Ki-duk Kim’s 2012 Pieta is similar to many of the director’s previous efforts in a lot of ways: a largely taciturn lead character (though, compared to say, Bad Guy, Pieta’s Gang-Do (Jeong-jin Lee) is positively garrulous), moments of extreme violence, immaculate characters opposite those distinctly less-so, and an emphasis on class differences.
Pieta is a strong film, and will probably draw immediate comparison’s to Joon-ho Bong’s 2009 film Mother, though it’s actually closer to Ki-duk projects like the aforementioned Bad Guy, The Isle, or Address Unknown. I like Ki-duk because his narratives always get complicated in a way that you can’t foresee from the outset, and because of the very difficult decisions he makes his characters face (see, here in Pieta, a scene where Gang-Do and Mi-Son face-off with a cripple who holds the latter hostage. Then think about this scene again after the film is complete).
Gang-Do is pretty brutal. He’s a mob enforcer who callously and violently injures those behind on interest-heavy payments. When Mi-Son (Min-soo Jo) shows up claiming to be the mother that abandoned him years ago, Gang-Do starts to soften.
Ki-duk’s film fits into his filmography not only for the reasons stated above, but also for his consistent aesthetics. Here, his camera is entirely handheld (he incorporates some zooms more frequently than I recall in his other films – they’re a little annoying at times), and the dingy interiors, while in stark contrast with the immaculate spaces in Spring, Summer, Fall, Winter…and Spring, or the claustrophobia of 3-Iron, still end up as representative of class divides.
Here’s the opening to the film – a series of shots that sets the tone and mystery for what’s to come:
If you can’t tell from the still frames, it’s a suicide scene. A wheelchair-bound man figures out a way to hang himself with a hook and a bit of machinery. It’s a nicely designed sequence in that Ki-duk never cuts to the wide to reveal, but instead relies solely on these cause-and-effect close-ups and mediums. Much of the film is also about the drudgery of lower class life, and Ki-duk hits that point home early-on: the man’s suicide is as mechanical as the type of assembly-line machines he works on.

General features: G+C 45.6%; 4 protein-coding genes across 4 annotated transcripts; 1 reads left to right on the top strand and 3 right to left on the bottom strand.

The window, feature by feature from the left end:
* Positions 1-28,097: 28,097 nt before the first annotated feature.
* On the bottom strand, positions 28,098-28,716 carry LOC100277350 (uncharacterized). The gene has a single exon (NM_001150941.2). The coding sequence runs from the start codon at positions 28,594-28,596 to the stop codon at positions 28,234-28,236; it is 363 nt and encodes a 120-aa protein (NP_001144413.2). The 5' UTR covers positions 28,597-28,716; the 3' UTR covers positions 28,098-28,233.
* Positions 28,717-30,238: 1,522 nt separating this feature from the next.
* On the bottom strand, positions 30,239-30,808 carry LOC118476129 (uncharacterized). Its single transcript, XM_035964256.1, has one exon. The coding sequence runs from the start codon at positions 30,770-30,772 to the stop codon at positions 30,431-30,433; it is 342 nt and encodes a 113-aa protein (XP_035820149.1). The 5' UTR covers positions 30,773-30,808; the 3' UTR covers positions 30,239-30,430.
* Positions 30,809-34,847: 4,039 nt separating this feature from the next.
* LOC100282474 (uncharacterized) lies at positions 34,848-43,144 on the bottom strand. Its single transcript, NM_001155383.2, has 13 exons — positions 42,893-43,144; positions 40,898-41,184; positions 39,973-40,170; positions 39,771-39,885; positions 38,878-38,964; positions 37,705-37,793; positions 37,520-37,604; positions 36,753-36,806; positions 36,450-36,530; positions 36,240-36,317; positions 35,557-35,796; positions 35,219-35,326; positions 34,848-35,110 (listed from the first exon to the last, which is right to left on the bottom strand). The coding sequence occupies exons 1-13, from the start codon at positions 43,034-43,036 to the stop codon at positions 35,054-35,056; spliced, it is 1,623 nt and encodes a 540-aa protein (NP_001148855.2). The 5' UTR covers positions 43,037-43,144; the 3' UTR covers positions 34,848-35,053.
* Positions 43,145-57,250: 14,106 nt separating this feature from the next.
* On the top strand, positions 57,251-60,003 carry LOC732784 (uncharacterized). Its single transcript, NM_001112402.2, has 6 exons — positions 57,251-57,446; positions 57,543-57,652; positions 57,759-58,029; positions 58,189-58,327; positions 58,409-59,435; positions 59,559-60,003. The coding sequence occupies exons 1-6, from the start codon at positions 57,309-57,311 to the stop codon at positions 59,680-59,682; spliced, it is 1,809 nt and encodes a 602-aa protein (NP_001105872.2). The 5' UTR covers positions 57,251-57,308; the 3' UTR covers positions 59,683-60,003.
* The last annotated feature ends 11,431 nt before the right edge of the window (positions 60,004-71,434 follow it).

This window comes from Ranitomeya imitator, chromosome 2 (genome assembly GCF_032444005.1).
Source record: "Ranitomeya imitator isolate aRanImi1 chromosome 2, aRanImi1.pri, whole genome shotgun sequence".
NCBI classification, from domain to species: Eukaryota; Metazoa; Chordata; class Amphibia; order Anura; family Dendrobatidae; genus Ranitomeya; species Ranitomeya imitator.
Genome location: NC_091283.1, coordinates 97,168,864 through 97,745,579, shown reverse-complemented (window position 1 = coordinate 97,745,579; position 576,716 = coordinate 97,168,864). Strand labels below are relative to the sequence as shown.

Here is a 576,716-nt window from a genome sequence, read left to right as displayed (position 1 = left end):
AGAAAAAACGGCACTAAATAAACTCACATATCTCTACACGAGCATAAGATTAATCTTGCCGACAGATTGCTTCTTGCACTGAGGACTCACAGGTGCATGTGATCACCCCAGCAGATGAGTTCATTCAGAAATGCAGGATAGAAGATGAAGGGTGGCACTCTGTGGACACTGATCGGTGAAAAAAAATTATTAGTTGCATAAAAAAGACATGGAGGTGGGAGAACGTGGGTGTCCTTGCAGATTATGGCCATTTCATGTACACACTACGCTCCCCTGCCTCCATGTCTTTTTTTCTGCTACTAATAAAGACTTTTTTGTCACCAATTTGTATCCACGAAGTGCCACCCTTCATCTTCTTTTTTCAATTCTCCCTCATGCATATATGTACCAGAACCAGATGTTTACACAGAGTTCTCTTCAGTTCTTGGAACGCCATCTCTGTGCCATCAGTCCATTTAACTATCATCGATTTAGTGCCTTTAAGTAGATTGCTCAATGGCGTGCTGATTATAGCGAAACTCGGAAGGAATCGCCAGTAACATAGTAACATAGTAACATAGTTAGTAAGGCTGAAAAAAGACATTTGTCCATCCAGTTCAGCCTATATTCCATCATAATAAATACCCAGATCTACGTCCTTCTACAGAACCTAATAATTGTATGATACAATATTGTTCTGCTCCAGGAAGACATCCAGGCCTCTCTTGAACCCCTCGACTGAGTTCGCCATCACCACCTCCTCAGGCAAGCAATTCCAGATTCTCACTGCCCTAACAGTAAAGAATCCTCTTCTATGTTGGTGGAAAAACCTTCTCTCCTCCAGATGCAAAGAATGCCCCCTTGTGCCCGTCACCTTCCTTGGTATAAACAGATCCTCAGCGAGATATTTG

Ki-duk’s visual style extends to his use of location. Here’s a look at three different types of spaces, all representing different classes, and all looking quite unique. Gang-Do’s small but comfortable apartment:
The shiny, brand new looking apartment complex of Gang-Do’s boss (Jong-hak Son):
And the hovel occupied by one of Gang-Do’s former victims:
Each place has its own color scheme and texture. Gang-Do’s place is homey, with cooling tans and beiges. The boss’ building is cold, metal, marble, and blue and white. The victim’s dwelling is orange and brown, reflective in a different way than the boss’ building, and quite low key in comparison to the other two locations. That last location seems like classic Ki-duk in its makeshift, nearly sci-fi appearance.
Like other thrillers (including, if memory serves, other Joon-ho Bong films), Ki-duk focuses in on the color red as a motif and theme for Mi-Son. One of the more striking images has her jet black hair as a pool of water against a red (and black) checkered rug:
In less intense situations, the same type of pattern is present, though hardly as prominent or menacing:
Or there’s this image, where the red barely peeks into frame, yet still somehow seems to dominate. Mi-Son intruding on, and bringing her own angst into a location we’ve seen before (I love color scheme clashes):